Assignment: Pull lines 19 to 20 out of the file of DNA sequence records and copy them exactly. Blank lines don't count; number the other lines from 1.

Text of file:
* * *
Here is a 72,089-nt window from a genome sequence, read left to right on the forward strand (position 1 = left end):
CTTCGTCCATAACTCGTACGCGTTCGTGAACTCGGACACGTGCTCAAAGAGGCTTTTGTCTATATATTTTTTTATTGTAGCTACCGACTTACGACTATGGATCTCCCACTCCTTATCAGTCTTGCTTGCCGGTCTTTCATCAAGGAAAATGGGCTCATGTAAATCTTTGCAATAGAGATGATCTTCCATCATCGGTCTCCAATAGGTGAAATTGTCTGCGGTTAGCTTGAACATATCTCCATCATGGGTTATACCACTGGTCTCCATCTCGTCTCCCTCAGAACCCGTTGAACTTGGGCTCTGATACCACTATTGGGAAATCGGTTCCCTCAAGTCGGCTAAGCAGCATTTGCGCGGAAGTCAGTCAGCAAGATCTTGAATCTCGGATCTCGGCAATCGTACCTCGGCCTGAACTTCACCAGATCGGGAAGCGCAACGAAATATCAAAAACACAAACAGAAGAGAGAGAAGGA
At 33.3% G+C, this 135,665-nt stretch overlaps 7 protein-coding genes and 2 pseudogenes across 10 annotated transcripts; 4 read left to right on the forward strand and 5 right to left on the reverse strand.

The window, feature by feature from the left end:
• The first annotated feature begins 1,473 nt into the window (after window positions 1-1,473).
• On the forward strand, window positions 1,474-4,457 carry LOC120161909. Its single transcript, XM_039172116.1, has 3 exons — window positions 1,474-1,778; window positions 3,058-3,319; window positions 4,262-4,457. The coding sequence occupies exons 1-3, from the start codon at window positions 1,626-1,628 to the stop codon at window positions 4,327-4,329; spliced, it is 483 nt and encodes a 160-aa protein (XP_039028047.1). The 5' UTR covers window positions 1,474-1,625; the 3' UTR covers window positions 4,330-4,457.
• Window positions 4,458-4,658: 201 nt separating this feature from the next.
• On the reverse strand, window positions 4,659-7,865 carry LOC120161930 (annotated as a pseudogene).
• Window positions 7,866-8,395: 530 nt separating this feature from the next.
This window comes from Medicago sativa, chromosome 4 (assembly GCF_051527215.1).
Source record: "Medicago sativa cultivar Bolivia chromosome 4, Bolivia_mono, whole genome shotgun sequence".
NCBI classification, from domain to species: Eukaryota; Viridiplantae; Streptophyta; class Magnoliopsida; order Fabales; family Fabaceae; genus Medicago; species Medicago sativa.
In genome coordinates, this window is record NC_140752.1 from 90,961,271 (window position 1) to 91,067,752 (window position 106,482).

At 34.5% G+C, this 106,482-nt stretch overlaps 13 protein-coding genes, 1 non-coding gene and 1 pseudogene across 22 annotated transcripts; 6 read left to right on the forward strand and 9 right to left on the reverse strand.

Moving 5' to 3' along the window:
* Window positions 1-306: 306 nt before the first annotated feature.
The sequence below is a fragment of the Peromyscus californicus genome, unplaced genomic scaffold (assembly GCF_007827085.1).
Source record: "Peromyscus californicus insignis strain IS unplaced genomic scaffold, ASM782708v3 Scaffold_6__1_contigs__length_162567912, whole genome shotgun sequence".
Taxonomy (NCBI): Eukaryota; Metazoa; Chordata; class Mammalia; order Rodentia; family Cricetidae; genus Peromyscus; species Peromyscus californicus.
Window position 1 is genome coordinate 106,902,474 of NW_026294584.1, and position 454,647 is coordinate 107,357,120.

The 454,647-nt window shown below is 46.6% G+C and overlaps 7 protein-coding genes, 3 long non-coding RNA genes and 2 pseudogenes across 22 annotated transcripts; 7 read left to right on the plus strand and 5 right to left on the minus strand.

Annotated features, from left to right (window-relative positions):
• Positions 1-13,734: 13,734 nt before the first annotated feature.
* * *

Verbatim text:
Taxonomy (NCBI): Eukaryota; Metazoa; Chordata; class Mammalia; order Rodentia; family Cricetidae; genus Peromyscus; species Peromyscus californicus.
Window position 1 is genome coordinate 106,902,474 of NW_026294584.1, and position 454,647 is coordinate 107,357,120.